A very smart ebook was produced by the team at We Are Social (a social agency) to talk about how brands need to become social businesses. This ebook is a fantastic read for all. Below is a quick summary from their site, as well as a link to download the full ebook. Our clients are going through this revolution to become social businesses… what more can we do to help?  / Colin Browning, Director, Social Media Marketing Services at IDG

Social Brands: The Future of Marketing
Social brands aren’t just brands with a social media presence; they’re brands that put social thinking at the heart of all their marketing.

They’re brands that are social, not just brands that do social.

They’re brands that always strive to be worth talking about.

But how can marketers actually build a brand worth talking about?

Building a Social Brand
This is the topic we explore in “Social Brands: The Future of Marketing“, our in-depth eBook that explains how to put social thinking at the heart of yourbrand.

You can download the complete book by clicking here, but here’s a quick overview to get you started:

1. Social equity drives brand equity
The brands that drive the most favourable conversations are the brands that can command the greatest and most enduring price premiums.

01 Everything should drive conversation 500x374 Social Brands: The Future of Marketing

2. Communities have more value than platforms
Marketers need to use new technologies to add new kinds of value; not just to interrupt people in new ways with new kinds of advertising.

3. All marketing must add value
When it comes to people’s attention, interest and engagement, your brand isn’t competing with your competitors – it’s competing with everything that really matters to people. Marketing that doesn’t add value will simply be ignored.

4. Go mobile or stand still
Mobile devices are already vital to half the world’s population. Very soon, if you’re not bringing your strategy to life on a mobile, it’ll never come to life at all.

02 Todays media reality 500x374 Social Brands: The Future of Marketing

5. The rise of the comms leitmotif
Now that marketers are no longer constrained by the crippling costs of broadcast media, we don’t need to distill all our communications down into lowest common denominator messaging. We can tell more complex – and more engaging – brand stories that evolve over time and across channels.

6. From selective hearing to active listening
Social media monitoring isn’t just about post-campaign reporting; the real value lies in listening to the organic conversations of the people that matter to you, and using these insights to develop richer, more tailored strategies.

06 Social listening can add value everywhere 500x374 Social Brands: The Future of Marketing

7. Experiences are the new products
Product differentiation is no longer enough to ensure lasting success; brands need to deliver a more holistic set of emotional and functional benefits that engage people’s hearts as well as their heads.

8. Civic-minded brands are best placed to succeed
Society increasingly expects brands to give back at least as much as they take. As a result, marketers’ concept of CSR needs to evolve away from one of mere guilt relief. We need to see CSR as an opportunity, and use resources to build and nurture communities where people will welcome brands’ presence and participation.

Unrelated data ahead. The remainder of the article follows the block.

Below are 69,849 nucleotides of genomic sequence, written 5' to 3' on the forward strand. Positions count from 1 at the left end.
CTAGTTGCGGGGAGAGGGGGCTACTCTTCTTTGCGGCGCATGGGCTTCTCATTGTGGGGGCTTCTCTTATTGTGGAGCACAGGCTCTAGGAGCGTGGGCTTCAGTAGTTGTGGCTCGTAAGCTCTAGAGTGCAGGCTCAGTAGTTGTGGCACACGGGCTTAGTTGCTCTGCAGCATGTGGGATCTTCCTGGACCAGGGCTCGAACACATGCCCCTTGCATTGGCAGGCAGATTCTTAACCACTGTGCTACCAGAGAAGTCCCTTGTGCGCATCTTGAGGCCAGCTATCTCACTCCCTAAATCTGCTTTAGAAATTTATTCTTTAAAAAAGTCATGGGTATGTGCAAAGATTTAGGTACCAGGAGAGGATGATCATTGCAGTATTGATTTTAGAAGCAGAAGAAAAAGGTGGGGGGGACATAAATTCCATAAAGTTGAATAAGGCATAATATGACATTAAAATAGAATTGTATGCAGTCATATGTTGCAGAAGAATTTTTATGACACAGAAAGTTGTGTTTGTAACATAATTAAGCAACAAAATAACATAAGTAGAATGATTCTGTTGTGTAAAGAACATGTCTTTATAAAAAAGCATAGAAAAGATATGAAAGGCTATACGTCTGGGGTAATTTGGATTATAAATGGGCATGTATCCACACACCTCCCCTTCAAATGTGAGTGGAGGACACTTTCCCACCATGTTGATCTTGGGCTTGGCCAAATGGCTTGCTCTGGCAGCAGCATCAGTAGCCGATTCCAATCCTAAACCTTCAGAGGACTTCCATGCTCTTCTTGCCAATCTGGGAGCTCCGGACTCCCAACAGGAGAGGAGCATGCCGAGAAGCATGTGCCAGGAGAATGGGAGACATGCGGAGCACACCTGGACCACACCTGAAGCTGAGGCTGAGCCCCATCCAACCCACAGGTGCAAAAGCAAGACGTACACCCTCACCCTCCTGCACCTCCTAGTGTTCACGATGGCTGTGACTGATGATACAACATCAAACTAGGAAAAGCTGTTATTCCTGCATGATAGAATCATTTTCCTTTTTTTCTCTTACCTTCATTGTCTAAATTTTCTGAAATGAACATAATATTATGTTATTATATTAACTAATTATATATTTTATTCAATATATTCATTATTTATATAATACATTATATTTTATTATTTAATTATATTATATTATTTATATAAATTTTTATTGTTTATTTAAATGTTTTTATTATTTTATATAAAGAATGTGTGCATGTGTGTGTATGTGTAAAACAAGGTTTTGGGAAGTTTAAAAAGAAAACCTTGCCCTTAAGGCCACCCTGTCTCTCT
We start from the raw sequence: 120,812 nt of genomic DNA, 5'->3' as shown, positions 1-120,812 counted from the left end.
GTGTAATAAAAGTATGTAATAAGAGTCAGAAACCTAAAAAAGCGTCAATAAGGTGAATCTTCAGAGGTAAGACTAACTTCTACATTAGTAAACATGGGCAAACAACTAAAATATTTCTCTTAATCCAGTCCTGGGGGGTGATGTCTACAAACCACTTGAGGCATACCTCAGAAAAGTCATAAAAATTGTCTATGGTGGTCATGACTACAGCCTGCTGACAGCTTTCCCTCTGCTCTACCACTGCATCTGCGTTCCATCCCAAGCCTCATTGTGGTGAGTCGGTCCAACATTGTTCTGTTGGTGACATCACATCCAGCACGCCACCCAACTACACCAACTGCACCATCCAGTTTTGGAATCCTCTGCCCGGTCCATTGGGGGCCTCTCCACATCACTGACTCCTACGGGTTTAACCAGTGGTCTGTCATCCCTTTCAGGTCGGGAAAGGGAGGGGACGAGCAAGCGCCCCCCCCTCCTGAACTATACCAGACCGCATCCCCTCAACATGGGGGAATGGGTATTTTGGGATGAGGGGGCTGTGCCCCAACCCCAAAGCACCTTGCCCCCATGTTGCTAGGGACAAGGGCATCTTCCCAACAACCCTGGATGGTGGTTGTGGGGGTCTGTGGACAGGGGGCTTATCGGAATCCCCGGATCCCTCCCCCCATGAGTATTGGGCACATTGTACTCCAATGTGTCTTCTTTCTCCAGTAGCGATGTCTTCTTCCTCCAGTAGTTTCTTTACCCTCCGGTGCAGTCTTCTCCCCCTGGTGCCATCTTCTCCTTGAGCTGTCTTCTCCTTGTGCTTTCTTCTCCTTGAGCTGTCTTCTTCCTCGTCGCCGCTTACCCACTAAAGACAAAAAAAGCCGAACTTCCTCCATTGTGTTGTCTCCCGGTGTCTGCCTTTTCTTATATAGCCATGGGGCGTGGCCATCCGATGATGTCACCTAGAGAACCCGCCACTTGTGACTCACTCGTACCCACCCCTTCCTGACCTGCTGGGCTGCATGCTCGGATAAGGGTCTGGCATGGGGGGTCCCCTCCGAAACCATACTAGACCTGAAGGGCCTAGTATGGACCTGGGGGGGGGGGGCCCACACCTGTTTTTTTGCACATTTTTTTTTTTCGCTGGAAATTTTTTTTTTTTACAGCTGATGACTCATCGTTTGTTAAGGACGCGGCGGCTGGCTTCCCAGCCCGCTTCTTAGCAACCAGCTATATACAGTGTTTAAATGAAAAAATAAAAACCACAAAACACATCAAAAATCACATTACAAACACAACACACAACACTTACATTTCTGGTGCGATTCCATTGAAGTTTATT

07 Rethinking the concept of brand value 500x374 Social Brands: The Future of Marketing

Research: How to Drive Engagement Through Social Media 2014

IDG Connect 0811 Research: How to Drive Engagement Through Social Media 2014

In January 2006 Twitter didn’t exist, blogging was mocked, and Facebook was for students. Over the following five years social media took off, but still many people questioned the importance of social networks in the B2B space. Now in 2014, its usefulness has been proven over and over again and it continues to gain momentum. In fact, as content marketing gradually grows in importance, social media is playing an even more significant role.

Summary

New research conducted in November 2013 by IDG Connect shows that 86% of B2B Information Technology (IT) buyers are currently using
social media networks in their purchase decision process. Social media is not only important for companies, but it is now a necessary investment and crucial element of any go-to-market strategies. And findings suggest this is only set to increase over the next couple of years.

  • 86% of IT buyers are using social media networks and content in their purchase decision process
  • Social media is used most often in the general education stage of the buying cycle
  • 89% of IT buyers prefer educational content to promotional content in their favored social media channels
  • 62% of IT buyers are most interested in seeing e-seminars (virtual events) from social channels
  • Product/Service reviews are the content types that IT buyers prefer to see links from via social channels
  • In two years, social, peer-generated content will have greater weight versus editorial and vendor content in making IT investment decisions

Please or in order to access this content.

Screen Shot 2014 01 13 at 4.39.11 PM Research: How to Drive Engagement Through Social Media 2014